Egypt, a regional heavyweight and a top U.S. ally, is a regular mediator in the crisis and is leading efforts to reconcile Palestinian factions whose weeks of deadly fighting have further stalled negotiations for a broader settlement with Israel.
"The last few years proved that unilateral steps ... didn't work out, and its time to talk about a comprehensive peace agreement between the Palestinian and the Israeli sides," Egyptian presidential spokesman Suleiman Awaad told reporters Saturday.
Only broader talks will put the long-stalled peace process in motion again, said the presidential spokesman.
He said Mubarak has sent a letter to U.S. President George W. Bush carrying details of a new Egyptian peace proposal as an alternative to the road map, which he described as having failed.
"The road map stumbled on its first stage, so how about the second phase?" Awaad said.
The spokesman did not describe Mubarak's new proposal, but said the Egyptian leader would discuss it on Monday with visiting U.S. Secretary of State Condoleezza Rice. He said Mubarak's new plan aims at "breaking the frozen peace process."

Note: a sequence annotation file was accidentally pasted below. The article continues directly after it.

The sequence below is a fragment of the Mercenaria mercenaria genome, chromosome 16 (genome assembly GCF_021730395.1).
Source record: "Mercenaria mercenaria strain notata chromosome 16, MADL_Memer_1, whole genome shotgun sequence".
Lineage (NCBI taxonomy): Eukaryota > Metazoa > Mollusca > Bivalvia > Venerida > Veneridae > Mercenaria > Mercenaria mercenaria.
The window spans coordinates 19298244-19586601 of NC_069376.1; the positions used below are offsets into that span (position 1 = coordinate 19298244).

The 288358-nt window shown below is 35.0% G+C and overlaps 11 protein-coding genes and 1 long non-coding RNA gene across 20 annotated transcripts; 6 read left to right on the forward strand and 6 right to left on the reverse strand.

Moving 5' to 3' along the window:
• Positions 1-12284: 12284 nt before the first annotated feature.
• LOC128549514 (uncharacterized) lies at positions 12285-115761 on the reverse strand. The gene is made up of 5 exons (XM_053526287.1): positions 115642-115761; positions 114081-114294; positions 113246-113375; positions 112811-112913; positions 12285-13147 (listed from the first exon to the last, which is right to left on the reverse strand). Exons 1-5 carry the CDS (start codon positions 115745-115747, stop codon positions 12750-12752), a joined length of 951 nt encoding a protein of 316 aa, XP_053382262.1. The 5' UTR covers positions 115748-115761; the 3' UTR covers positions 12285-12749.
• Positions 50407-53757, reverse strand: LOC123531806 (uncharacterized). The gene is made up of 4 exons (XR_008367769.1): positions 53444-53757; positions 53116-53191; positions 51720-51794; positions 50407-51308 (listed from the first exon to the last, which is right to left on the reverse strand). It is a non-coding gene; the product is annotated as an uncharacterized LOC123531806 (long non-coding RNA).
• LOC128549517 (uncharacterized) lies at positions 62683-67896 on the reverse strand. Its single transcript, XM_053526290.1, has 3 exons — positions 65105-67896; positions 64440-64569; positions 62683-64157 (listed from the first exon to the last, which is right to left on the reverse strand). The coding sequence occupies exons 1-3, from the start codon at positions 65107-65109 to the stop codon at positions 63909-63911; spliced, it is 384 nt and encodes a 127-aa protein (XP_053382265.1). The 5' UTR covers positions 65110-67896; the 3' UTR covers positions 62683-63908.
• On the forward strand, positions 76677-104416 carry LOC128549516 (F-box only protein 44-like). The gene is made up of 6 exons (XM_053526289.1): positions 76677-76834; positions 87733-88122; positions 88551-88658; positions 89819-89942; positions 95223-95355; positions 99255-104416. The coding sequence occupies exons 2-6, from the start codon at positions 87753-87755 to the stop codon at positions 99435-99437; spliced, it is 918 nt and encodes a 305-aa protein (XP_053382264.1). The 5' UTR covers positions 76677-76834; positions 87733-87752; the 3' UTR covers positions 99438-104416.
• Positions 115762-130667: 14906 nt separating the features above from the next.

On her first stop of a weeklong Mideast tour, Rice said Saturday in Israel that she had no new sweeping initiatives in hand for resolving the long-standing Israeli-Palestinian conflict.
"I'm not coming with a proposal, I'm not coming with a plan," she said, ahead of her meetings with Israeli and Palestinian leaders.
The Egyptian spokesman warned against a plan proposed recently by the Israeli foreign minister that calls for establishing a provisional Palestinian state with a border following the contentious barrier Israel is building along the West Bank.
"Palestinian Authority Chairman Mahmoud Abbas and the Palestinian brothers are mindful that by establishing a Palestinian state with temporary borders, such state will always remain provisional," Awaad said.